i am, being, be, Ludwig Binswanger

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Ludwig Binswanger

Ludwig Binswanger (1881-1966) was a Swiss psychiatrist and psychotherapist who is widely regarded as the founder of existential psychology (Britannica, n.d.). He was influenced by the philosophy of Martin Heidegger, Edmund Husserl, and Karl Jaspers, as well as the psychoanalysis of Sigmund Freud, with whom he had a close collaboration (Wikipedia, 2021). Binswanger developed a distinctive approach to psychotherapy, known as Daseinsanalysis, which focused on the existential meaning and possibilities of human existence (Oxford Handbook, n.d.). He applied this approach to various clinical cases, such as schizophrenia, depression, and anxiety, and published several influential works, such as Dream and Existence (1930), Being-in-the-World (1942), and The Case of Ellen West (1958) (Wikipedia, 2021).

He was born into a family of prominent psychiatrists and studied medicine at the universities of Zurich, Berlin, and Lausanne. Furthermore, he became interested in psychoanalysis and corresponded with Sigmund Freud, but later distanced himself from Freud’s theories and methods.

Binswanger believed that the key to understanding a patient’s subjective experience was their lifeworld, or the way they perceive and relate to their surroundings. He also emphasized the importance of freedom, responsibility, and authenticity in human existence. He is regarded as one of the pioneers of existential psychology and phenomenological psychiatry.

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Influence on existential psychology

Ludwig Binswanger influenced existential psychology with his concept of “Daseinsanalyse” or “analysis of existence”. He argued that human beings are not merely biological organisms or psychological systems, but also have a unique mode of being-in-the-world that shapes their experience and behaviour. He described humans as having the choice of “being a hunter, of being romantic, of being in business, and thus (we are) free to design (ourselves) toward the most different potentialities of being” (Binswanger, 1963, p. 82).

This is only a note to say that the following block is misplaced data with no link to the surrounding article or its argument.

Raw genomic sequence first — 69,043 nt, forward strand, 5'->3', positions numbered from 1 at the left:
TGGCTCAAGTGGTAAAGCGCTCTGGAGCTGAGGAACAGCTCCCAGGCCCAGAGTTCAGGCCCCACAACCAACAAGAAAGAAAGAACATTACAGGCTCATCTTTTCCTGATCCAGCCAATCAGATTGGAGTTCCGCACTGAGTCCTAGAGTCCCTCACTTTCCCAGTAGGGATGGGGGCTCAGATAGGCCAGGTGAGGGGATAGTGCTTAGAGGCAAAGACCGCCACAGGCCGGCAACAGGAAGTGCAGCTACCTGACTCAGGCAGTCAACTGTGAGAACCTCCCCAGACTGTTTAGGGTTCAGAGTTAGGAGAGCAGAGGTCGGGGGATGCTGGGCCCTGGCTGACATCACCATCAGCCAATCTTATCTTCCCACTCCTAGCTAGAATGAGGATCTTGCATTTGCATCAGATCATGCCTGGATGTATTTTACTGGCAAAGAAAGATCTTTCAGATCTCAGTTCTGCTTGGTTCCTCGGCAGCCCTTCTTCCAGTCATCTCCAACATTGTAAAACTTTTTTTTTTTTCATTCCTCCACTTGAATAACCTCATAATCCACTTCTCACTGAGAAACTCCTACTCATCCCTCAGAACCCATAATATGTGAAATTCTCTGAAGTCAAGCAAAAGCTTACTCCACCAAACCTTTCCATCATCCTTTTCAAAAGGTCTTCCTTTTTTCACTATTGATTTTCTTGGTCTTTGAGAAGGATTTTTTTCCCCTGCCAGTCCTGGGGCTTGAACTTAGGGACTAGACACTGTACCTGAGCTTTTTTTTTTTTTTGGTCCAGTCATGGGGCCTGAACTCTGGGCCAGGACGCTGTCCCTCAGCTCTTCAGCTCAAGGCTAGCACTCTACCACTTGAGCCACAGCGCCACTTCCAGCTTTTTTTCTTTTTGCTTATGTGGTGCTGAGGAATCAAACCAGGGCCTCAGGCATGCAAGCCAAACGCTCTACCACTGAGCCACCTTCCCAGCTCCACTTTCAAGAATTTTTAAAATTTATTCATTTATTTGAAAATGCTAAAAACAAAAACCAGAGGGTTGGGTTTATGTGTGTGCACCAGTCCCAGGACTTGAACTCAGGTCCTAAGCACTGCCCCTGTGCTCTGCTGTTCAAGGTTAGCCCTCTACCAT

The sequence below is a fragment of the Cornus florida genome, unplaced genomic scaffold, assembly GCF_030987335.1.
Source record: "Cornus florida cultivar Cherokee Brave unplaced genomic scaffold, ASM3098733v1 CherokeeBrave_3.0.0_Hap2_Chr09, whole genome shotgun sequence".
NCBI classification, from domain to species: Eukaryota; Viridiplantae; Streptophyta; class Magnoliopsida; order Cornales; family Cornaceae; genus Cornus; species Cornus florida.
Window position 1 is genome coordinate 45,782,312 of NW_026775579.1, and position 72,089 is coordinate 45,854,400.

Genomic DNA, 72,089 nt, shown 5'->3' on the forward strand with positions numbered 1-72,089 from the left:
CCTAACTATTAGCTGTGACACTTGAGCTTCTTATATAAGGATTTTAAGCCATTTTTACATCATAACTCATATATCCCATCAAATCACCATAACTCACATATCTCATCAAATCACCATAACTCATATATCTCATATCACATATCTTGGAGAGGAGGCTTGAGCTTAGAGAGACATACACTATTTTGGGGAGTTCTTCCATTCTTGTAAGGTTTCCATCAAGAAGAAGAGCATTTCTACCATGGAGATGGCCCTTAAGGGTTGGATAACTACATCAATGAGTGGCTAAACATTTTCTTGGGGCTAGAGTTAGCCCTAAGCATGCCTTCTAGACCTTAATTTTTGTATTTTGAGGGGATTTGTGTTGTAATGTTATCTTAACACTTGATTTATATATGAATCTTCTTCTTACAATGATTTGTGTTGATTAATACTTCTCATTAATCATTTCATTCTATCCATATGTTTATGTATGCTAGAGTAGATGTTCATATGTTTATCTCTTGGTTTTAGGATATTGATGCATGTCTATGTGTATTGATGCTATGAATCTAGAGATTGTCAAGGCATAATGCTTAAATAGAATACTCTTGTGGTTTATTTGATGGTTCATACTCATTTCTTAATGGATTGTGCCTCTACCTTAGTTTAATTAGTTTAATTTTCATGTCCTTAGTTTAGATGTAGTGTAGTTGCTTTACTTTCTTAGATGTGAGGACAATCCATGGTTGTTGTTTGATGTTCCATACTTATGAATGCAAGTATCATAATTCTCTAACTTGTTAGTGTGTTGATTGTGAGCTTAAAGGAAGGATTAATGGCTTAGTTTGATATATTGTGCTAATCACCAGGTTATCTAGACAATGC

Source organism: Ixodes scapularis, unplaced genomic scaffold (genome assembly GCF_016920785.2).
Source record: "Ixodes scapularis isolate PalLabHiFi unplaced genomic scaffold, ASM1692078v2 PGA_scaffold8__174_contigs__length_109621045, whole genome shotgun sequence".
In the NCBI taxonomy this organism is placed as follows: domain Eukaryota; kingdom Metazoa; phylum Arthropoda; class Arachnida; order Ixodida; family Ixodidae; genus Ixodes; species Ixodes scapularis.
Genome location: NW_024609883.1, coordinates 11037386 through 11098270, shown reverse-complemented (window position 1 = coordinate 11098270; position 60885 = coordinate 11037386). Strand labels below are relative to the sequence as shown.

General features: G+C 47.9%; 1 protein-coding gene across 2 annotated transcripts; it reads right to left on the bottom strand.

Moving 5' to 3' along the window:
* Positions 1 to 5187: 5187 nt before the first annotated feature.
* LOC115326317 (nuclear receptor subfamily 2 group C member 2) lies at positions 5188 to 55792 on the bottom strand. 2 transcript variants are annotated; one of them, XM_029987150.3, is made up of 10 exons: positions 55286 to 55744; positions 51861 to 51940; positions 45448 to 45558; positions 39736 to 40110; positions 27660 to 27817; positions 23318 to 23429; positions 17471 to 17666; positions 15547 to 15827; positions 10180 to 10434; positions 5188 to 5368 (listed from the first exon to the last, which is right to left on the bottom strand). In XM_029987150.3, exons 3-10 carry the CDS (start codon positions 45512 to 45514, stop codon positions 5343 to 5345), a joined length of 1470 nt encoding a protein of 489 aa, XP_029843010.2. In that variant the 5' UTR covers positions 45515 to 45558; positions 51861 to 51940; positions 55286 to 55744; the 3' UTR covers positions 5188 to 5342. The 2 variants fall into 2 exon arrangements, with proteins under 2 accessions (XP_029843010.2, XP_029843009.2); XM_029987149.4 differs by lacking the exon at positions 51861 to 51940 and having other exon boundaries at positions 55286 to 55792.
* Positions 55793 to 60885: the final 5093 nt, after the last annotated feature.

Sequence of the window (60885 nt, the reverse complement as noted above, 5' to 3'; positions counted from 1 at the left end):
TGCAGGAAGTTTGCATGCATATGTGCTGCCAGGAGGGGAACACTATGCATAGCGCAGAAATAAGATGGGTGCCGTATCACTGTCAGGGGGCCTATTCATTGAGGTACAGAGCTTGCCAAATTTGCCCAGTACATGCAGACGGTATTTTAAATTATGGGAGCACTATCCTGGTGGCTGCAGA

Binswanger also emphasized the importance of dialogue and interpersonal relationships in human existence, as he wrote in a letter to Freud: “Dialog in my sense implies the necessity of the unforeseen, and its basic element is surprise, the surprising mutuality” (Binswanger, 1958, p. 208). Binswanger’s work was influenced by phenomenology, existentialism and personalism, and he drew on the ideas of Husserl, Heidegger, Kierkegaard and others. His approach was both descriptive and therapeutic, as he aimed to understand and help his patients by exploring their existential situation and possibilities.

Major publications

In his 1930 essay “Dream and Existence“, Ludwig Binswanger argued that dreams reveal the existential possibilities of human existence, beyond the Freudian interpretation of latent thoughts. He wrote: “Dreaming is an original and authentic mode of being-in-the-world, a mode in which we can experience the world in its pure possibilities” (Binswanger, 1986, p. 55). He proposed a phenomenological approach to dream analysis, based on the manifest content of the dream and the personal situation of the dreamer.

Binswanger also distinguished between three modes of existence: Umwelt (the physical world), Mitwelt (the social world), and Eigenwelt (the self-world). He claimed that dreams can express the tensions and conflicts between these modes, as well as the potential for transcendence and freedom.

One of the main themes and concepts covered in Ludwig Binswanger’s “Being-in-the-World” publication is the notion of Dasein, which means “being there” or “existence” in German. Binswanger adopted this term from Martin Heidegger’s philosophy to describe the human way of being in the world, which is characterized by intentionality, temporality, spatiality, and rationality. Binswanger argued that Dasein is not a static entity, but a dynamic process of becoming, which is influenced by the historical, cultural, and personal context of each individual. He wrote: “Dasein is not something finished that exists before us; it is always something that emerges anew from the possibilities of its being” (Binswanger, 1963, p. 82).

Another theme and concept that Binswanger explored in his publication is the distinction between three modes of being-in-the-world: Umwelt, Mitwelt, and Eigenwelt. Umwelt refers to the natural or physical world that surrounds us and that we perceive through our senses. Mitwelt refers to the social or interpersonal world that we share with other human beings and that we communicate through language. Eigenwelt refers to the inner or personal world that we experience through our emotions, thoughts, and values. Binswanger argued that these three modes of being-in-the-world are interrelated and interdependent, and that they shape our understanding of ourselves and others. He wrote: “The world is not a rigid framework into which man has to fit himself once and for all; rather it changes with him as he changes” (Binswanger, 1963, p. 121).